It might have come altogether out of nowhere: an unanticipated fall that caused a fractured hip and the need for Mom to have assistance to stay at home. Or, it may have been building up over the years, such as through the incremental and slow progression of dementia. Regardless of the circumstances, you’ve now found yourself in the role as a first-time caregiver, and perhaps are wondering just what that means and how to navigate these new waters.
First and foremost, take a deep breath, and a moment to appreciate the selflessness of your choice. Caregiving is an incredibly rewarding endeavor, though not without its struggles. A little proactive planning and some tips for first-time caregivers should go a long way towards a smoother transition to care, both for yourself and your family member. A great starting point is to figure out the way you would both like each day to look, making a simple timeline to list out the daily activities and tasks that will need your attention. For instance:
- 7 a.m.: Help Mom get out of bed, showered, dressed, and ready for the day
- 8 a.m.: Make breakfast and tidy up
- 9 a.m.: Take Mom to exercise class and/or physical therapy
- 11 a.m.: Run errands with (or for) Mom
- 1 p.m.: Prepare lunch and clean up
- 2 p.m.: Help Mom get settled set for afternoon activities: a movie, nap, reading, puzzles, participating in a favorite pastime or hobby, etc.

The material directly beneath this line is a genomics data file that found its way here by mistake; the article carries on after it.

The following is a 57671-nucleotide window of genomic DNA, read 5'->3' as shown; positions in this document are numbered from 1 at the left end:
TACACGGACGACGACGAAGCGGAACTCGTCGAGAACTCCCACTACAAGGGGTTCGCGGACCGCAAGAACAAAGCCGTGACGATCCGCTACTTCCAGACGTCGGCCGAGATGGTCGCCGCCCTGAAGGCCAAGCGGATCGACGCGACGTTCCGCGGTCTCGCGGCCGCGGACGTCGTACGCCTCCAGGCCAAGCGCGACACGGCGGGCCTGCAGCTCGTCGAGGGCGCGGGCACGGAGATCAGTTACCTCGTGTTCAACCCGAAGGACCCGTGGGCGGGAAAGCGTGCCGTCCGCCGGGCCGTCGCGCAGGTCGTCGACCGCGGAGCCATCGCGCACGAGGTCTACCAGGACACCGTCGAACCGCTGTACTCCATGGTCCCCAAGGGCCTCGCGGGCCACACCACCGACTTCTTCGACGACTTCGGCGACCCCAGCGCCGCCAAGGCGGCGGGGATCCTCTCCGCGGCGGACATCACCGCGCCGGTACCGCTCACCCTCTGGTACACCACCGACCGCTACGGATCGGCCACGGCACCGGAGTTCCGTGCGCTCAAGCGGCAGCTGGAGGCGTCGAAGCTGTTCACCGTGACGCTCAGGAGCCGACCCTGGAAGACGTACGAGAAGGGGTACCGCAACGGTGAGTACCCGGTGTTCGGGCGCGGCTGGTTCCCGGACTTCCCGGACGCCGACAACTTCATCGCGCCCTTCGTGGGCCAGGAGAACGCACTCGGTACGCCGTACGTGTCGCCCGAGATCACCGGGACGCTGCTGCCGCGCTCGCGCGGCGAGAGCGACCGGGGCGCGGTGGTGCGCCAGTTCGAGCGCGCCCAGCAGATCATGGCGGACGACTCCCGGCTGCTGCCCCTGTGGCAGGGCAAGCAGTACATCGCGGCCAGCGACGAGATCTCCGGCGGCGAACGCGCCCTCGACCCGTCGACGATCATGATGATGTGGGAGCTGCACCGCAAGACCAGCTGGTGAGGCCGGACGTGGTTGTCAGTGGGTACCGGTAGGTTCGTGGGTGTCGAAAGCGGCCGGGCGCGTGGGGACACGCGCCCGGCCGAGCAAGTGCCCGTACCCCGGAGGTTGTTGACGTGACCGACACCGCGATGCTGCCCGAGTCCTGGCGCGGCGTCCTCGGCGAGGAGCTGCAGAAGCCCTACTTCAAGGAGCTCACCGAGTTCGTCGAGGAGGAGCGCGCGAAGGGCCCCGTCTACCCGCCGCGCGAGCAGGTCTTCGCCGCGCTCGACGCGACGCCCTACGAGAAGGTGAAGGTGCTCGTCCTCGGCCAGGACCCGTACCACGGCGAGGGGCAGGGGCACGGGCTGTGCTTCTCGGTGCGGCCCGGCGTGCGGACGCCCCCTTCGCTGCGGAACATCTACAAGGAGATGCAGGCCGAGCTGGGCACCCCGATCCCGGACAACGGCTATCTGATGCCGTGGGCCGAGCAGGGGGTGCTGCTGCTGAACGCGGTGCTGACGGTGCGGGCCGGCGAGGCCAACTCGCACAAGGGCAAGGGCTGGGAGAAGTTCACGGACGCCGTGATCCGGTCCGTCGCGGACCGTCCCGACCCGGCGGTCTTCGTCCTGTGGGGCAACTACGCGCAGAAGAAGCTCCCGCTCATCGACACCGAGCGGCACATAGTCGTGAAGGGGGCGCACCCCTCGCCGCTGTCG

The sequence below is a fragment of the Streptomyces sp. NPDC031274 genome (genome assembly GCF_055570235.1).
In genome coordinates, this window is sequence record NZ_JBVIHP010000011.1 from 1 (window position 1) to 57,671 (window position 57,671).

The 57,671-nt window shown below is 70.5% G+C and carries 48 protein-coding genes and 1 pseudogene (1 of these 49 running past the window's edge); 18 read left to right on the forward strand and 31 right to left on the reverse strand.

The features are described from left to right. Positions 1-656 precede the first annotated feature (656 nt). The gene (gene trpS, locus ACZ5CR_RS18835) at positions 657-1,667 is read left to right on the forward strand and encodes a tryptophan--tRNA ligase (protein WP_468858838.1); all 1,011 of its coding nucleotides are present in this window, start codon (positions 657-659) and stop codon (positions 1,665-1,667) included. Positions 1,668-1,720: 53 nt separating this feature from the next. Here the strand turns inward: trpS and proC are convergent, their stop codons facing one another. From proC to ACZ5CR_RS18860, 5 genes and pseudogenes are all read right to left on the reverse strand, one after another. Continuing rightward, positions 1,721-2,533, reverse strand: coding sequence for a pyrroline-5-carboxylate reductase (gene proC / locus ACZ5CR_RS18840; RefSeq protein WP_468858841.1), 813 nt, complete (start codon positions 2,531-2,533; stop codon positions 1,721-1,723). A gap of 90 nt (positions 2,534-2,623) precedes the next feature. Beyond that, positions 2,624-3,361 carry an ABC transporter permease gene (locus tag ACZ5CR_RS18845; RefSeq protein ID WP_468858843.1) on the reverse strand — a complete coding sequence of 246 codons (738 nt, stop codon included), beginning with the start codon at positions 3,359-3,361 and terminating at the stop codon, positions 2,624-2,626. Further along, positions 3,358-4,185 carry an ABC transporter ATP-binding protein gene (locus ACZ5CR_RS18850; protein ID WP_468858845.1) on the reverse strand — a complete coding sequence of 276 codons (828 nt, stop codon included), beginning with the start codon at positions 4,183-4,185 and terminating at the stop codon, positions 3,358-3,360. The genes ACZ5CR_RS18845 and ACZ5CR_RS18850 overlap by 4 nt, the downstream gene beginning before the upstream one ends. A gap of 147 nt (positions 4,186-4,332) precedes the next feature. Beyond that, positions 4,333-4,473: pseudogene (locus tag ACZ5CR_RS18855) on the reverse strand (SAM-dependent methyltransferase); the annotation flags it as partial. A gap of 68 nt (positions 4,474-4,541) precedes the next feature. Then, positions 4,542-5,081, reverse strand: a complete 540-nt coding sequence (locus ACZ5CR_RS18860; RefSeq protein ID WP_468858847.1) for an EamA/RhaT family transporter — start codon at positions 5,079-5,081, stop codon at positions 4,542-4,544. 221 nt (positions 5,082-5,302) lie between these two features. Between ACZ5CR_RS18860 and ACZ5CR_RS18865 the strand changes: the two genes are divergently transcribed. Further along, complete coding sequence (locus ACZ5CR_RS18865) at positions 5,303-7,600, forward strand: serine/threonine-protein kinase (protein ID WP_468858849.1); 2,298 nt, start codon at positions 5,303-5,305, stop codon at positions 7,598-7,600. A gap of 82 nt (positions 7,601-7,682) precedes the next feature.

- 6 p.m.: Make dinner and clean up
- 8 p.m.: Help Mom with bedtime tasks – a bath, changing into pajamas, brushing teeth, etc.
- 10 p.m.: Help Mom get into bed
Your list will be different for each day, of course, but this offers a helpful outline to let you know when you could have just a little downtime to yourself, and when you will need to provide hands-on help.
This may also be an appropriate time to establish boundaries together – and to agree to adhere to them. Again, these will vary for each person as well as on different days, but determine what is important to each of you: having a designated time every day for self-care and personal time, when friends and family will come to visit, whether or not you intend to maintain a job outside of the home, etc.
Know that Midnight Sun Home Care is always here to assist while you get accustomed to your caregiving role with the respite care needed to make sure you are able to look after yourself, too – something that is important to both you and a senior loved one in your care. Contact us at (907) 677-7890 for additional information about our Alaska senior care options.